The most recent biggest football match of the century of the week, Real Madrid vs. Manchester United, was not the greatest 90+ minutes of sport I've ever witnessed. That doesn't in any way, however, mean that the game didn't meet the expectations fans from around the world had going into the contest. The fact is that this match had just about everything the casual fan could want; lots of back and forth action throughout both halves, Cristiano Ronaldo levitating in the penalty area before burying an equalizer, and plenty of controversy that left the visitors and their supporters feeling as if they deserved better.
Real Madrid 1-1 Manchester United: The biggest surprise
Who predicted before the start of the game that the three best players on the evening would be David De Gea, Danny Welbeck and Phil Jones? Jones was a physical presence on both ends of the pitch, one that kept Ronaldo in check during the second half and one who also may have gotten away with a foul inside the box four minutes from halftime. That incident lost some of its luster, however, once Madrid were given the benefit of the doubt following a similar instance that occurred in the second half. One could easily argue that Welbeck should have ultimately been named man of the match. He did well to out-muscle Sergio Ramos (no easy task) before heading home the first tally of the match, he worked as hard as did anybody else out on the field, and he twice nearly produced a double that would have made him the game's MVP.
For my money, however, nobody was as vital to the draw as was De Gea. The United 'keeper was in absolute control of his area starting seconds after the five-minute mark when he pushed a Fabio Coentrao attempt that was headed for goal onto the left post. His top save and the highlight reel moment of the game came in the 62nd minute, when De Gea left his feet to deny Coentrao with a flying kick. De Gea has earned himself lots of criticism since joining United, but public opinion on him is likely to sway before the weekend arrives following his latest performance.
Real Madrid 1-1 Manchester United: Ref
Non-United fans are known for routinely pointing out that match referees often appear to make decisions in favor of one Sir Alex. That definitely was not the case on Wednesday. Minus the previously mentioned moment involving Jones and Angel Di Maria, referee Felix Brych was somewhere between "shaky and inconsistent" and "caught up in the emotions and/or possibly a lifelong supporter of Real Madrid." All sarcasm aside, United could not buy a foul in the midfield for most of the match, while Jose Mourinho's boys got every legitimate call (and a few iffy ones, as well) they wanted.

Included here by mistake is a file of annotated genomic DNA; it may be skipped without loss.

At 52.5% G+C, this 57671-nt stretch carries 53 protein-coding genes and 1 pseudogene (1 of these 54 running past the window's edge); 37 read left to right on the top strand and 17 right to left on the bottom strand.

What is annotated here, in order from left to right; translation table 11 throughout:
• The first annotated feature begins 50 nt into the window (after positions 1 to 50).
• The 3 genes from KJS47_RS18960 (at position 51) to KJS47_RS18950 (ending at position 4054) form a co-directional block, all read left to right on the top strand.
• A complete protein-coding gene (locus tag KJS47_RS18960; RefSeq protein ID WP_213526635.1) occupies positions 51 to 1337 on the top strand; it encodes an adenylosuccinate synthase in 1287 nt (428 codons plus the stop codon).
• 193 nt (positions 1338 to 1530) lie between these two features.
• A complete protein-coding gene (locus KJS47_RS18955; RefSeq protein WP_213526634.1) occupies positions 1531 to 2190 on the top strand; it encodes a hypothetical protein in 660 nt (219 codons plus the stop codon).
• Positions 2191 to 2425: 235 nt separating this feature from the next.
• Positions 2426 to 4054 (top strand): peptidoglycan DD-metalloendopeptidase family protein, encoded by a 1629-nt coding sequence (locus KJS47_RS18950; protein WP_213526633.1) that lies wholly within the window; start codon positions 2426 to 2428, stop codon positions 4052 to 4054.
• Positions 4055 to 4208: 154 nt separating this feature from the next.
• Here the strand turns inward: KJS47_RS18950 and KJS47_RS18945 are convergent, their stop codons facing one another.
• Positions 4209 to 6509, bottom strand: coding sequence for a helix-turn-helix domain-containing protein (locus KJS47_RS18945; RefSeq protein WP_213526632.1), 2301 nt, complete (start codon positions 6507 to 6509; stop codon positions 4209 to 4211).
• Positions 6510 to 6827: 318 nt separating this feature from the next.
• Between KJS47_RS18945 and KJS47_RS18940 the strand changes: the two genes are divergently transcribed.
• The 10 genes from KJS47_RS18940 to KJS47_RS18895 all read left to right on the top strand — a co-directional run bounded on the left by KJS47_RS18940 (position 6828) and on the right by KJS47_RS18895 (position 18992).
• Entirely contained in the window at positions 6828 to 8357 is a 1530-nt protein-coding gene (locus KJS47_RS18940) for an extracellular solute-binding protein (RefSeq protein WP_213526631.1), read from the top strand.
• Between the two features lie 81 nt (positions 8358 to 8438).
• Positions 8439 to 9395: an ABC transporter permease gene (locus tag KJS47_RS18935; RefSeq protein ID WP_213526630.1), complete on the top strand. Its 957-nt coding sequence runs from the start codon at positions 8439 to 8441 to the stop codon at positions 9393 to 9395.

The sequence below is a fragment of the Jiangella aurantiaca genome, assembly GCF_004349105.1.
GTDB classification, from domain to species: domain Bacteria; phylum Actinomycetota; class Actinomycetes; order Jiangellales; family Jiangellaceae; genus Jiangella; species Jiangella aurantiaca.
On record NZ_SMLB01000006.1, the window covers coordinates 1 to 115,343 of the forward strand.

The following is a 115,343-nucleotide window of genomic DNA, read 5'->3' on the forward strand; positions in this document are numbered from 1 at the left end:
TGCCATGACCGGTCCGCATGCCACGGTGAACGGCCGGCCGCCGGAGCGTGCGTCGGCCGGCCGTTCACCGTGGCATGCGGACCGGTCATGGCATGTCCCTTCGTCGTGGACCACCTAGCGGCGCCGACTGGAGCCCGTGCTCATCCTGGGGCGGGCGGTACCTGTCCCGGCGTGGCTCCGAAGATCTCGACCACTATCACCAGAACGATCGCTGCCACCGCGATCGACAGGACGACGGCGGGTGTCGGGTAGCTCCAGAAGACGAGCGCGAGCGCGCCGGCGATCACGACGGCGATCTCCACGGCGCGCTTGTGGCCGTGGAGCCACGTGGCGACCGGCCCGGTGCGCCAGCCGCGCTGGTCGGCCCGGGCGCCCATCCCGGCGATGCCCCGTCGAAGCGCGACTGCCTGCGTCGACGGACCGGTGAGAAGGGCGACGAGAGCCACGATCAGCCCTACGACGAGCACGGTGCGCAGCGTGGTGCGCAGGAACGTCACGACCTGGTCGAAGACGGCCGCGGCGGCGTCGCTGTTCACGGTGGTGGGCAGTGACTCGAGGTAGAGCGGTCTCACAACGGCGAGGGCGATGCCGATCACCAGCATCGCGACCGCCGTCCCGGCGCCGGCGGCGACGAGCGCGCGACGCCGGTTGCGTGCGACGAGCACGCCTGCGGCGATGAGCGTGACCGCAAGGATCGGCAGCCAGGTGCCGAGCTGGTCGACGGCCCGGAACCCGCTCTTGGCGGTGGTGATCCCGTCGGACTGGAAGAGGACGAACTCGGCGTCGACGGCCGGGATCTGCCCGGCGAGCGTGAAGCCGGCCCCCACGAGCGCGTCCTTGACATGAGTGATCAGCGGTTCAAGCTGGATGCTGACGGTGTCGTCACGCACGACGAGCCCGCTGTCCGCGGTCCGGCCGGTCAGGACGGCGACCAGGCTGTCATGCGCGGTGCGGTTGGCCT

Brych's most questionable decision also happened to be his last of the evening. United earned a corner 30 seconds before the end of the announced three minutes of stoppage time, and, with the draw well in-hand, the EPL side understandably took their time in executing what they hoped would be the final meaningful play of the match. Brych had both eyes on his watch the entire time, and he blew the final whistle at three minutes and one second of ST.
I've seen friendlies and games that featured a team down by multiple goals end with one side preparing to send a corner into the box. I can't say the same about a tied Champions League contest. There is, of course, no way to know if United would have found a dramatic match-winner at the death.
It still would have been nice to see that corner happen.
Real Madrid 1-1 Manchester United: One last point
A major topic discussed among soccer fans in the US leading up to Wednesday's game was that well-known NFL and college basketball announcer Gus Johnson would be calling play-by-play for this Champions League fixture. Johnson was far from perfect. He misidentified players on at least one occasion, and he sometimes let the game breathe a little too much when no additional air was necessary.
With all of that said, the outrageous criticisms of Johnson that I've seen on social networking websites since Wednesday afternoon have been inaccurate and utterly ridiculous. Johnson was a perfectly acceptable play-by-play man who didn't at all ruin my enjoyment of the match, and those who say otherwise had likely already made their minds up about the American announcer before the game's first kick. Those individuals should get used to hearing his voice.
There's no reason to believe Gus won't be doing more Champions League matches down the road.